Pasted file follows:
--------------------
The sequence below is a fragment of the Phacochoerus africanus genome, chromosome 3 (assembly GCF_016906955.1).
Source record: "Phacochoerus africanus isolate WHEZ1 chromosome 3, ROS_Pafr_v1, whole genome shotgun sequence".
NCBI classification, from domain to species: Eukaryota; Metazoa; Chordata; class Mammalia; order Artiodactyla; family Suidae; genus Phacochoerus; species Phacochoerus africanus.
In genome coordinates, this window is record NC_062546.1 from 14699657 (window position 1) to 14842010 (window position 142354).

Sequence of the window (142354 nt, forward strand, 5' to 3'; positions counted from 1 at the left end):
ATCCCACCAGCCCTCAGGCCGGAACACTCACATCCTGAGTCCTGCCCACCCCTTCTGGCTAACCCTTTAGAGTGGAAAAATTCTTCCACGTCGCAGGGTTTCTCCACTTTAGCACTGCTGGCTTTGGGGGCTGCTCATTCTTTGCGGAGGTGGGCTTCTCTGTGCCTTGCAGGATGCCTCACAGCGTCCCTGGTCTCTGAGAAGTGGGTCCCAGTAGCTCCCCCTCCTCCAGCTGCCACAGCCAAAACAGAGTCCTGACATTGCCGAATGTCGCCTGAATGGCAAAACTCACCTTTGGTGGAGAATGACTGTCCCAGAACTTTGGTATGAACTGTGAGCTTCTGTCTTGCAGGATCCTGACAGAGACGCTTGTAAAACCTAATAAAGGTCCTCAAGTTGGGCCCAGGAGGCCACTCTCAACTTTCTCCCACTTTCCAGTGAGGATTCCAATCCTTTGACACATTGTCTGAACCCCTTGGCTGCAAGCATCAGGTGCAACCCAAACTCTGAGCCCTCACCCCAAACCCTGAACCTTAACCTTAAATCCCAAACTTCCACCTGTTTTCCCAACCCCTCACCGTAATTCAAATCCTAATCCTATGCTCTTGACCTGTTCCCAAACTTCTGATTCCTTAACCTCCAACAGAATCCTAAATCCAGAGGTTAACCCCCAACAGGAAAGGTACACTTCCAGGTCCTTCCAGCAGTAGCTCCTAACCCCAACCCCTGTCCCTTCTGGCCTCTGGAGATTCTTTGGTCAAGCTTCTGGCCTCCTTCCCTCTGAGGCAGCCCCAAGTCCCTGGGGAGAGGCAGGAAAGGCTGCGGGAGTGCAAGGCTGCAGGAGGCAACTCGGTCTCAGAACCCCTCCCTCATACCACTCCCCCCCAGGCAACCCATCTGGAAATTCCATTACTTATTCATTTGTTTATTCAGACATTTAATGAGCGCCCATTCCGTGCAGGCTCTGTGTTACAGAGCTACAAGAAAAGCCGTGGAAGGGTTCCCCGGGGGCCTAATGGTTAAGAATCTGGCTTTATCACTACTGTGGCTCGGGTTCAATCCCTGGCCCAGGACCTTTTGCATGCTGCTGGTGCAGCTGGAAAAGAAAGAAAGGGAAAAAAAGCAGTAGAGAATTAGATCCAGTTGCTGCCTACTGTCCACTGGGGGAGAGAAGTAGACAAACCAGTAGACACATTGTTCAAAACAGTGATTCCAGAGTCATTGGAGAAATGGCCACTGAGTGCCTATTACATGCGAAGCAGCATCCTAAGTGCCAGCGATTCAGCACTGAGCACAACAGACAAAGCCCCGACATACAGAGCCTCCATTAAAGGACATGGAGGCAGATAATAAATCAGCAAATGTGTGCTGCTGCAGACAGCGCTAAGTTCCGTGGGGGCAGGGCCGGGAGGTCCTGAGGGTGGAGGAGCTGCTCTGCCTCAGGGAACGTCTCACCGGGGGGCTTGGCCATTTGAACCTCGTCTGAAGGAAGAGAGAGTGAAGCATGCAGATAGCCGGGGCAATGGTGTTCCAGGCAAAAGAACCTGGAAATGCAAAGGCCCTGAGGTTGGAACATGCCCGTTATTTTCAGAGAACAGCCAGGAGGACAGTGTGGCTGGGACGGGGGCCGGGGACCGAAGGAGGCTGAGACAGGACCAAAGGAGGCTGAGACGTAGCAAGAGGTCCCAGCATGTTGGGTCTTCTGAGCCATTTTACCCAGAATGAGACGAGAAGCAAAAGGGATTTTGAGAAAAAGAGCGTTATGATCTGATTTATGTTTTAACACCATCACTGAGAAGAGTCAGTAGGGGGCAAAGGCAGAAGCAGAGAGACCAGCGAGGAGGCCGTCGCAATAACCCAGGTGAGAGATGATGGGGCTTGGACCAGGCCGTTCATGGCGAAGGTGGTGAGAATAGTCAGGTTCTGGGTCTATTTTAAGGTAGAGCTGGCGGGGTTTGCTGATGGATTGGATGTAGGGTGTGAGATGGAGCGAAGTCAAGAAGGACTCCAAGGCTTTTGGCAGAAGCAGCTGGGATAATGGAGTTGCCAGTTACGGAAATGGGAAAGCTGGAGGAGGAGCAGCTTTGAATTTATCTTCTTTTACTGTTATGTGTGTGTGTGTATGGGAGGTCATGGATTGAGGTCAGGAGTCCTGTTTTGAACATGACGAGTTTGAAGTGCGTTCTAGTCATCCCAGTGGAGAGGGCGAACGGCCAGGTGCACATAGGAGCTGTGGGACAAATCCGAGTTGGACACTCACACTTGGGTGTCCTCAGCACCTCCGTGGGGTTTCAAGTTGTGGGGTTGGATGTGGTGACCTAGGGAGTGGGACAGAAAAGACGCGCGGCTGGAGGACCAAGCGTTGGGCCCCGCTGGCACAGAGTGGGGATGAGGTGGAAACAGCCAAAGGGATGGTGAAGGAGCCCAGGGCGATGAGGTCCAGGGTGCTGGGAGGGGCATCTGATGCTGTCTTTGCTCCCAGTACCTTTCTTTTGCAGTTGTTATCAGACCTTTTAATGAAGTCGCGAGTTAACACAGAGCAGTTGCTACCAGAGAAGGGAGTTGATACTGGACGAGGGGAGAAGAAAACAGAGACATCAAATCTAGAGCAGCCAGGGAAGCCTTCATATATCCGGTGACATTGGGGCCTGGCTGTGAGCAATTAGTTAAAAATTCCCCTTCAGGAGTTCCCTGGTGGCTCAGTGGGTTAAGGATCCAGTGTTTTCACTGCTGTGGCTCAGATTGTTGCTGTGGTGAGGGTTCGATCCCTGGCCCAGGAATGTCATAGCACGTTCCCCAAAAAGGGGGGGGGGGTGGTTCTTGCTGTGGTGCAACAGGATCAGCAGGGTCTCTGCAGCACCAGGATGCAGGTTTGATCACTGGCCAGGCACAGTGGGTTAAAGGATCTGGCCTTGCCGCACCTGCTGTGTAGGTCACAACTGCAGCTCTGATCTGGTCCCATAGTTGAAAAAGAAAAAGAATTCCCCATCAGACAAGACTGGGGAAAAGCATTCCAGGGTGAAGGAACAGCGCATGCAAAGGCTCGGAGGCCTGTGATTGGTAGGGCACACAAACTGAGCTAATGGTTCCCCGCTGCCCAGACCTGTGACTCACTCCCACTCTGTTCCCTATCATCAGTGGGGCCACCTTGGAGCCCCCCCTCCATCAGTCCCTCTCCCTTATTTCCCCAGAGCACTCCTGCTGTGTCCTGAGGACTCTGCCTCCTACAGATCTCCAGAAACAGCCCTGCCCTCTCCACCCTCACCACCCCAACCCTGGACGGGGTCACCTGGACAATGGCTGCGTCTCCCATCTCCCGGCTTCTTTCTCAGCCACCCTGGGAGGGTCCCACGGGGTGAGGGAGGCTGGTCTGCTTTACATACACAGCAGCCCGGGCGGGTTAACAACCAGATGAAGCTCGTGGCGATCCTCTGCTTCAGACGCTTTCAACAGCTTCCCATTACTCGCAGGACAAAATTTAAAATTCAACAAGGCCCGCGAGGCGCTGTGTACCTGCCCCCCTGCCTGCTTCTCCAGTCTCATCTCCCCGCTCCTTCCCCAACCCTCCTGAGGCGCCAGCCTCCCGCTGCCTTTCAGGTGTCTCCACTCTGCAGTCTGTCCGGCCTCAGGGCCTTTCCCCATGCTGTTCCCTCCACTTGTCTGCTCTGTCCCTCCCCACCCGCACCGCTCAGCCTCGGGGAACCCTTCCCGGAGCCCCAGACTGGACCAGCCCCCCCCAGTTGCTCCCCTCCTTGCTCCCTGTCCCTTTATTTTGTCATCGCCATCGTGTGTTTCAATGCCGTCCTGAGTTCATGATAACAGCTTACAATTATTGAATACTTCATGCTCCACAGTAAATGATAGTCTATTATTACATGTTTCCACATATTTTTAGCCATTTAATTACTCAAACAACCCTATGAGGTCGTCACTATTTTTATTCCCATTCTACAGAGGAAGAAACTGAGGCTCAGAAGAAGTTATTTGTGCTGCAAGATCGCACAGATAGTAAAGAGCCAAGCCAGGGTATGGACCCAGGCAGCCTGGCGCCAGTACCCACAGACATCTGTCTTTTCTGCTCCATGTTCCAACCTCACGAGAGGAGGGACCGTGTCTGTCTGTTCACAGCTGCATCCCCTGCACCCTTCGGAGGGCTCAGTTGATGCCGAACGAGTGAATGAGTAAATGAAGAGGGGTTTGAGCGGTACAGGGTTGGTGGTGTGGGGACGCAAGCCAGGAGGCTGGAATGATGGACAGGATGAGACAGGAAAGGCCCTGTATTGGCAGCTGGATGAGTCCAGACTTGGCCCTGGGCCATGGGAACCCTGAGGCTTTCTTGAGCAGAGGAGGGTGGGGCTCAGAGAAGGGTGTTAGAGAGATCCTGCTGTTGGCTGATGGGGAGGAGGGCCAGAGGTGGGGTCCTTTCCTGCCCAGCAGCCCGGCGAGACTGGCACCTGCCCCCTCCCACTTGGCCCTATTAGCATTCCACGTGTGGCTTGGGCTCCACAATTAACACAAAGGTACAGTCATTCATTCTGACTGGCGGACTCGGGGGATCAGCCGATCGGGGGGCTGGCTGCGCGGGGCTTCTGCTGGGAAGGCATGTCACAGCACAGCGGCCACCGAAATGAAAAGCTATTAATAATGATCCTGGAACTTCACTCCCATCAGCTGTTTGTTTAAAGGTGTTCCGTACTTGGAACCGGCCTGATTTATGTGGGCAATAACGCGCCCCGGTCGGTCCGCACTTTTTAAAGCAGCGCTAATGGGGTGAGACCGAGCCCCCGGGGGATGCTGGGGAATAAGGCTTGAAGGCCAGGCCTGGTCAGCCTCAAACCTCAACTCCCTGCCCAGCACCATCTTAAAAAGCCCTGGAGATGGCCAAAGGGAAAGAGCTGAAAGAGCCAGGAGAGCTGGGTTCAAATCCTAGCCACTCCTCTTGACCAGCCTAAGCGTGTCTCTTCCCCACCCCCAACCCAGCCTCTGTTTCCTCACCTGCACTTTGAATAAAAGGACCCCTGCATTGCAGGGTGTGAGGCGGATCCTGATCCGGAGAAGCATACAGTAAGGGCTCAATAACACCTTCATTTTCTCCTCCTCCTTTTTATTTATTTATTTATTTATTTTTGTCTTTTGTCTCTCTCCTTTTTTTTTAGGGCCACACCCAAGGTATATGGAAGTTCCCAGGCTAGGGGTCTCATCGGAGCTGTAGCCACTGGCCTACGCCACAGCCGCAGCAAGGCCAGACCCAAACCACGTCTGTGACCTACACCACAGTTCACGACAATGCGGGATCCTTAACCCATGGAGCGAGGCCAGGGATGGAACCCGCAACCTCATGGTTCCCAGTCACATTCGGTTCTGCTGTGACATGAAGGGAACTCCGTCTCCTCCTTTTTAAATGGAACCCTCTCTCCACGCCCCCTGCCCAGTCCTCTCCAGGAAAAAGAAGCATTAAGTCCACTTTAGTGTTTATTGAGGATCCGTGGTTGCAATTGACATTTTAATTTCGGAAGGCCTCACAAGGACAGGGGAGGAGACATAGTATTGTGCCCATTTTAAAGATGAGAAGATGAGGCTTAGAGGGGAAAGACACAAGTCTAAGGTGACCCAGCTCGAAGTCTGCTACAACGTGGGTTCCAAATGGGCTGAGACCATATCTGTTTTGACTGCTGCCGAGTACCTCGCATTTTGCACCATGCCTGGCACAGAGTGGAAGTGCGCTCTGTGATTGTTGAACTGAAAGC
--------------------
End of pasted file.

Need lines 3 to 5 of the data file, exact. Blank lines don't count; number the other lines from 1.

NCBI classification, from domain to species: Eukaryota; Metazoa; Chordata; class Mammalia; order Artiodactyla; family Suidae; genus Phacochoerus; species Phacochoerus africanus.
In genome coordinates, this window is record NC_062546.1 from 14699657 (window position 1) to 14842010 (window position 142354).

Sequence of the window (142354 nt, forward strand, 5' to 3'; positions counted from 1 at the left end):